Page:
Mid-day dance party at River Market

When Melissa Balfour gets stressed at work, she gets up from her desk and dances.

Fortunately, Balfour mostly works alone at home, so co-workers aren't subjected to her flailing arms and legs akimbo.

But on Tuesday, Aug. 28, Balfour wants to turn her one-person dance party into a mosh. She's organized New Westminster's first Lunch Beat, to be held at River Market from 12-1 p.m. In fact, it's the first time such an event has been held in Western Canada.

Lunch Beat started in a garage in Stockholm, Sweden in June, 2010 when a young entrepreneur gathered 14 of her friends and colleagues and a DJ to blow off a bit of mid-day steam. By that fall, Lunch Beat was a movement, with noon-hour gambols organized all over the city. A few months later they had spread beyond Stockholm's city limits to France, Germany, Finland, Serbia, Portugal and eventually to North American cities like New York, San Francisco and Toronto. There are currently more than 25 international branches and some parties attract upwards of 600 celebrants.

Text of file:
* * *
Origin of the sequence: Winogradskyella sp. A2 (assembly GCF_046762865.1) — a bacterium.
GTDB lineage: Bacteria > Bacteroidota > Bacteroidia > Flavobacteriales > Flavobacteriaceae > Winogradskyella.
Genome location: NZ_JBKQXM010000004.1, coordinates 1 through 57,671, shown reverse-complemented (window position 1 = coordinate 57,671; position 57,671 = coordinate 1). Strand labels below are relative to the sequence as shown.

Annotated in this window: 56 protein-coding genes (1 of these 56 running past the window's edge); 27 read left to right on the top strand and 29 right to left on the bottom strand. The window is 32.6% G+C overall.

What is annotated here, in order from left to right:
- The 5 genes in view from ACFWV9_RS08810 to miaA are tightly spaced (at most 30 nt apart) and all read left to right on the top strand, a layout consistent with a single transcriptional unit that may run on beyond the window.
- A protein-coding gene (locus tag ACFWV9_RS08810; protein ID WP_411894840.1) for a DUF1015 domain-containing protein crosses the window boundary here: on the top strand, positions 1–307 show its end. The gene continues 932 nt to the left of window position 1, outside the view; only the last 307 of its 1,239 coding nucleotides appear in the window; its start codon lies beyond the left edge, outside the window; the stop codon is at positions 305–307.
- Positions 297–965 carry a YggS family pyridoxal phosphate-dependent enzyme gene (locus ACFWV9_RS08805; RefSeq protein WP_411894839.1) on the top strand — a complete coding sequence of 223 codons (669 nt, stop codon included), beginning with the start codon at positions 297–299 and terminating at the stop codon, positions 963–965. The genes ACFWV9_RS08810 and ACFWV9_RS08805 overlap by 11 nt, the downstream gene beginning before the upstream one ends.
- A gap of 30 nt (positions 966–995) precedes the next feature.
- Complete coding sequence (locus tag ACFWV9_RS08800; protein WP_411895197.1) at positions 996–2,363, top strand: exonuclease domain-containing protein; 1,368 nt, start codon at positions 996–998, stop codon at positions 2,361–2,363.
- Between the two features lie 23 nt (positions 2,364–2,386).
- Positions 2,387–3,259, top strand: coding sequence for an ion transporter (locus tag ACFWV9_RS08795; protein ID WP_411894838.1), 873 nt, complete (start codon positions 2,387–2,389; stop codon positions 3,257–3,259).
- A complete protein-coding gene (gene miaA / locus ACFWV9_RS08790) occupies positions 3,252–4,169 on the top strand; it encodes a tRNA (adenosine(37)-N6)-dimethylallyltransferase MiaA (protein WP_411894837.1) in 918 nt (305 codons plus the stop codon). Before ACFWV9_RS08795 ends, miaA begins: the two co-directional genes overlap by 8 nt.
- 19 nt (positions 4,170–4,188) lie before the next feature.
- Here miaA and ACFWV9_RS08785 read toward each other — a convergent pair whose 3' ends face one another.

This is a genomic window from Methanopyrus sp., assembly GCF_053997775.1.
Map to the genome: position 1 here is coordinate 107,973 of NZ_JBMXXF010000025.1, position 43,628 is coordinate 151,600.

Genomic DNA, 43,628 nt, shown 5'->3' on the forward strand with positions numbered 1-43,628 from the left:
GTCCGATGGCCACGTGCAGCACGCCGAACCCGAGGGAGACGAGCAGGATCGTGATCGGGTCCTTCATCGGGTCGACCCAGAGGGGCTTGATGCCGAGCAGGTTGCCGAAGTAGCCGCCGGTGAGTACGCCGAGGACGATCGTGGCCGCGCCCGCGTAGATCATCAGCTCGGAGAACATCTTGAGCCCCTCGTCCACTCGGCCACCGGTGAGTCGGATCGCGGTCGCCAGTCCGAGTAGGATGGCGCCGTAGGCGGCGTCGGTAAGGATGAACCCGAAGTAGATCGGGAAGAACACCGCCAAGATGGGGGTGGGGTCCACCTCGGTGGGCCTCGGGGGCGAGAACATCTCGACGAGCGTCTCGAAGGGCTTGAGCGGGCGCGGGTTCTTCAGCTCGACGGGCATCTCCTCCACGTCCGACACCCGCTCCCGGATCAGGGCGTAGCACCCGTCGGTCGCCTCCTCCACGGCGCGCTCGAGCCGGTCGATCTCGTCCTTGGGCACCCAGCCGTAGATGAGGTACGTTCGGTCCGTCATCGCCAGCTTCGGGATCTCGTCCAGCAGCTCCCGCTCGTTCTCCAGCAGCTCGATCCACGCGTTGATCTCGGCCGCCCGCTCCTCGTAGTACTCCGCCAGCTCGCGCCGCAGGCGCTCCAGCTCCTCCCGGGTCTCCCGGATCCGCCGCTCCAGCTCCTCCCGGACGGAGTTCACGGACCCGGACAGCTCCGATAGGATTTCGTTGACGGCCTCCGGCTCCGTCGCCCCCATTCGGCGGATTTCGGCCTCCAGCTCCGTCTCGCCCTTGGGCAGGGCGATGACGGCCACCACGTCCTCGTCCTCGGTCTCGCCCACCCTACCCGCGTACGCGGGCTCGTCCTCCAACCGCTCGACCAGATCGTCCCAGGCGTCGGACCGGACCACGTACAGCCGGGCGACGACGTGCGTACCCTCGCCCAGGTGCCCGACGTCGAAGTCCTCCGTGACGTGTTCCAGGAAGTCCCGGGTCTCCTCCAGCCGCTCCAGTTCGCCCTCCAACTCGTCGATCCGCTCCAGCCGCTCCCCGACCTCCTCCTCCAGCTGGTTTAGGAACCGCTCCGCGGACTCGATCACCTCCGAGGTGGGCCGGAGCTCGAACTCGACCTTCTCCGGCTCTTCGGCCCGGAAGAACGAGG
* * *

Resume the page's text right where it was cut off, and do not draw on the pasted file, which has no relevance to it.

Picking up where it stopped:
Part of Lunch Beat's appeal is its simplicity, says Balfour, who read about the events in a magazine article. There's no schedule, no instructor, no need to register, no inihibitions. But there is a manifesto, the first rule of which is "if it's your first time at Lunch Beat, you have to dance." Other rules include no talking about work at Lunch Beat, and "everyone present is your dance partner."

With music and atmosphere provided by local DJ Emiko, "It's like a little rave in the middle of the day," says Balfour. "Instead of sitting at your desk eating lunch for an hour, you can go have some fun. Lunch Beat doesn't discriminate. It's for everyone."

To help ease people into the idea and to protect everyone's dignity from gawkers, Balfour says she'll throw her Lunch Beat in the upper conference room at River Market. She hopes to make them monthly happenings.


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